Warm appreciation for Aysenur Kolivar in Plymouth, IN

By Lindajoy Fenley

Midwesterners offered warm responses to the Turkish ensemble throughout this October–November tour. Here is just a small selection of the support that the group has received.

Illinois college students sent e-mail messages after the workshops on campus. In Michigan, one of the Turkish-Americans who flocked to the public concert at the end of the week had previously brought homemade food to our lodging and invited the group to her home for more. In Ohio, the local organizers treated us to a scrumptious restaurant dinner plus a music jam at one of their homes.

During the fourth and final week in Indiana, appreciative responses continued to embrace the group. At Bremen Elementary, students gave their thanks in writing.

After a coffee break between workshops at Bremen Elementary, we found a pile of letters on a chair when we returned to the gymnasium. Each began: “Dear The Band from Turkey.” Several had carefully drawn pencil portraits of Onur, Aysenur, Alpay, and Tolga and were signed with the words sincerely, yours truly, and even your friend.

They described the experience as unique or cool:

“Thank you for spending time with us. I loved the way you sang the songs. I loved all the instruments… I liked how they each had their own unique sound.”

“I liked your music and your beat to the music. Your instruments were really cool.”

They complimented the group’s skill:

“I think you’re the best band I’ve ever heard that is from a different country. …Today I had the best experience ever. My music teacher would have loved to hear the beautiful voices and songs. Your voices are very unique.”

“I love that you can sing really good. You are the best band I know and you are really good at being a band. I think you are the best band ever.”

“I love your songs so much they should be in television. I want to practice your instruments.”

They wrote about dancing…

“I liked dancing with you. It was fun.”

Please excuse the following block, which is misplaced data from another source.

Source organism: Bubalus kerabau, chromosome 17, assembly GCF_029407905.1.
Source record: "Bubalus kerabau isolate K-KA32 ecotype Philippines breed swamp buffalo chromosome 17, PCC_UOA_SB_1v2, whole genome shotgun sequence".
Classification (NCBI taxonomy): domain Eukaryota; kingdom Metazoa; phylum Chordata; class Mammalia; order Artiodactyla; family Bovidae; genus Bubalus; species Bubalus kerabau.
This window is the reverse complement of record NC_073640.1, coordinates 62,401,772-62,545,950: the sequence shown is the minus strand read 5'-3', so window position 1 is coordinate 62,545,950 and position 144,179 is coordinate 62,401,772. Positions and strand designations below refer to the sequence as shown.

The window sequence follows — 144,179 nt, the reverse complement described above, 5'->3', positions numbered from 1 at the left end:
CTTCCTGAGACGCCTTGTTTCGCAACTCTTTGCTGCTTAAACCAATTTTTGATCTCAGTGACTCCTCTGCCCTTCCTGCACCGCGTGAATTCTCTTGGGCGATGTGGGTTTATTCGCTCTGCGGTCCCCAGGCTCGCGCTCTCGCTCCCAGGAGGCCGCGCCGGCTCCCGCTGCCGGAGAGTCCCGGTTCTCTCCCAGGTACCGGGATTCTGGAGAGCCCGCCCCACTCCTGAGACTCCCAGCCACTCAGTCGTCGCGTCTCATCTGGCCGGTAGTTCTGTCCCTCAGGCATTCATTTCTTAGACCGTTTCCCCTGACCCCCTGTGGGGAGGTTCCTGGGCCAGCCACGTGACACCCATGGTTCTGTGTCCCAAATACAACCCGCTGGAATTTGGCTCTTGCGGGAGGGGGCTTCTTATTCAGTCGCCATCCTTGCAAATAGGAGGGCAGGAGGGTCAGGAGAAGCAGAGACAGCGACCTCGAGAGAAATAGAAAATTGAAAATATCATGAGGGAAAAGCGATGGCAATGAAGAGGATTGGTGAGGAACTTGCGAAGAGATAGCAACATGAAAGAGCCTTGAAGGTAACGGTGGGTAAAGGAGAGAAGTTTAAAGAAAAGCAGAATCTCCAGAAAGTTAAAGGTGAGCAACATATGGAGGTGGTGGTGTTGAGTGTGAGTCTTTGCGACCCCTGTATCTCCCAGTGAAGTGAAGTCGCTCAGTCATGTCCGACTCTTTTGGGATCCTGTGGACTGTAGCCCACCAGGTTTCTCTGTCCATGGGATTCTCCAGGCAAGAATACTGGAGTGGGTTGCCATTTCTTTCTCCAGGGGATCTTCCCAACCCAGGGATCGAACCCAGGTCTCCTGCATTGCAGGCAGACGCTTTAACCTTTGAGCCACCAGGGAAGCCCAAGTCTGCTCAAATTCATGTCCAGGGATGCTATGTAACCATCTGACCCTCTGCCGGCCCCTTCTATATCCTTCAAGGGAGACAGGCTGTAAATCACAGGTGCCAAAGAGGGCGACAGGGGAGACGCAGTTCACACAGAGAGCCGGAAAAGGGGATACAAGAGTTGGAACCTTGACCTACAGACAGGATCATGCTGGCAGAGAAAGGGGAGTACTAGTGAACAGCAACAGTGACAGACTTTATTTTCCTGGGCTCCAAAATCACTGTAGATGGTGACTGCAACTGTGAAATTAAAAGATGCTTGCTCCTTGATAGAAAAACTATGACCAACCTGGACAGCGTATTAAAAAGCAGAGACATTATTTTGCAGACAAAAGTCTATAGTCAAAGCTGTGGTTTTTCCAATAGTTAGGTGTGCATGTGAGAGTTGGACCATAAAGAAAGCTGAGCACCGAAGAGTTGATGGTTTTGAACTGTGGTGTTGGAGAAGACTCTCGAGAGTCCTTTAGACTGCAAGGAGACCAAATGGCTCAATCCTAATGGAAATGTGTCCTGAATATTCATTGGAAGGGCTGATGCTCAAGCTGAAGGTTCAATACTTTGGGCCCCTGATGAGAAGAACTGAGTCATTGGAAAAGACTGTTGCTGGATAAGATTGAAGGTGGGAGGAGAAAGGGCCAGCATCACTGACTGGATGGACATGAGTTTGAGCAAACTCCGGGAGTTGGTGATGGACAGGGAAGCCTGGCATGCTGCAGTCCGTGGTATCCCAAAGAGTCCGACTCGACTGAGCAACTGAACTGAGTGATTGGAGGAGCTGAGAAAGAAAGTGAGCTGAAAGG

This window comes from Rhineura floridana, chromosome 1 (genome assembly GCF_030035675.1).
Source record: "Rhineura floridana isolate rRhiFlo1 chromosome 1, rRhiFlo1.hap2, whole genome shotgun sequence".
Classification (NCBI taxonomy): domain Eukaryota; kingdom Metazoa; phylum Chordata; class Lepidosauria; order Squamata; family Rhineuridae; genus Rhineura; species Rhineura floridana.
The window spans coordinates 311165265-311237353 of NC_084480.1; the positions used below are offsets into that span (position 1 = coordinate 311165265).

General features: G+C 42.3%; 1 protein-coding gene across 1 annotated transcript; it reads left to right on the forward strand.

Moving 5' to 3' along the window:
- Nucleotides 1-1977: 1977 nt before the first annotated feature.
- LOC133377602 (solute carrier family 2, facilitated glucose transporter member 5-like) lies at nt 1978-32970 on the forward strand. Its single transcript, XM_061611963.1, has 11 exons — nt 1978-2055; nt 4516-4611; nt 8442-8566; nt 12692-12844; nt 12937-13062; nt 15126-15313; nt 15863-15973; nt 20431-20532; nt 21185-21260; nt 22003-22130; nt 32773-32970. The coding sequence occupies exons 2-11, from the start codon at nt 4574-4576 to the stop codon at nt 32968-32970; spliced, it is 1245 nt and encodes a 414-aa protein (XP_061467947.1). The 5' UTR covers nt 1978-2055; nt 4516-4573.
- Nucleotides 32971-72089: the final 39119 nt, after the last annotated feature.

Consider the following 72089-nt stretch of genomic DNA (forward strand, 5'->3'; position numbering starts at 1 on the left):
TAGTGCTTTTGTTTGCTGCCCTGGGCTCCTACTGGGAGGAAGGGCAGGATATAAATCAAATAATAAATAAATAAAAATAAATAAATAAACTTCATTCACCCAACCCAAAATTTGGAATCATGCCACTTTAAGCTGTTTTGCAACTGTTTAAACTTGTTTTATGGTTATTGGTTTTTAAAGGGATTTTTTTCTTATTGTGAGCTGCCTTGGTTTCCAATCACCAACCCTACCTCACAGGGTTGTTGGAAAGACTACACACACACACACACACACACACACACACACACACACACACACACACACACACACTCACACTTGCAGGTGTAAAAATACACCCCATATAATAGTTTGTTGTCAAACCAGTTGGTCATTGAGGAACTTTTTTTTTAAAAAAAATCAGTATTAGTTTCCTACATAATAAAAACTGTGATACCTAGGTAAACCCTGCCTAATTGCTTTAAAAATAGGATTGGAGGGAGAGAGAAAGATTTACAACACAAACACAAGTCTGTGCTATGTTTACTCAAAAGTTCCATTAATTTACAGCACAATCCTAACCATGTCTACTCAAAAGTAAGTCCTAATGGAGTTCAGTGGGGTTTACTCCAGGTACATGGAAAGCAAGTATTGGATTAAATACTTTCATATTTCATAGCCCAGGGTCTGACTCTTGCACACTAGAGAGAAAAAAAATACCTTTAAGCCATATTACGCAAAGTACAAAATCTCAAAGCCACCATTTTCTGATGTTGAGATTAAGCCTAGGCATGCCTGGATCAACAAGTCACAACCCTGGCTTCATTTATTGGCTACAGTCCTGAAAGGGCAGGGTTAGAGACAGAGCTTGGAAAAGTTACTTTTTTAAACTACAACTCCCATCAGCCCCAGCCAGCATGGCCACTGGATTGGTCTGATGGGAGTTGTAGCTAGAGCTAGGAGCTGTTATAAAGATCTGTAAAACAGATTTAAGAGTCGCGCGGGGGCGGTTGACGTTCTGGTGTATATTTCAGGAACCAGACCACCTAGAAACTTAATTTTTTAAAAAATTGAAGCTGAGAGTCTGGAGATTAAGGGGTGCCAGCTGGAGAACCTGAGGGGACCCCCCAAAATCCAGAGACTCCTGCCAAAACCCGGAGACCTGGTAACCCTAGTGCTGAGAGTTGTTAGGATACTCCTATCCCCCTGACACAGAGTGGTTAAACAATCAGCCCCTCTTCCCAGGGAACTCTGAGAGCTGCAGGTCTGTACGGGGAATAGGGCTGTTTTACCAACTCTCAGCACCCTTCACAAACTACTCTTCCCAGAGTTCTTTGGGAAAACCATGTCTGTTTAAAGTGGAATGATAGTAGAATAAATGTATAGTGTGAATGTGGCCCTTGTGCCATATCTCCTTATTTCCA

“Thank you for letting us danc (sic) with you.”

…and the songs and instruments.

“I think that your band is good at singing, playing the drums and the accordion. I also liked the other stuff you play. “

“Why is the backpipe (sic) made out of goat. That’s just discusting (sic).”

“Being with you was a lot of fun… I thought all of tradition, culture and instruments were AMAZING, yet interesting again. I had a great time. Hope you did too.”

They wrote about the Turkish language:

“I’ve never heard a Turkish person speak before. The Turkish language is very, very unique.”

“I really liked learning how to speak Turkish.”

“Why did you speak Turkey during the songs.”

“I liked the names of your songs.”

“Can I just say that your band is amzing (sic). What language do you guys know?”

“Thank you for coming and teaching us you’re music and you’re dancing and you’re language and now I can tell my family how to speak terkish (sic) and that’ because of you’re help.”

The feeling of gratitude was clear.

“Thanks you guys for teaching us all abot (sic) the itrmints (sic) and thanks for playing music.”

The students also wanted to offer give something back. Four young boys who had enjoyed learning a Turkish dance asked if they could perform an American dance for the ensemble.

When the Bremen students found out that Tuesday was Alpay’s birthday, they asked for permission to sing “Happy Birthday” for him. Later, when they were on the playground, the students rushed to greet Alpay and Onur as they walked back to the school from the Mean Bean Coffee Shop.

Aysenur Kolivar and her ensemble are truly making friends all across the Midwest!


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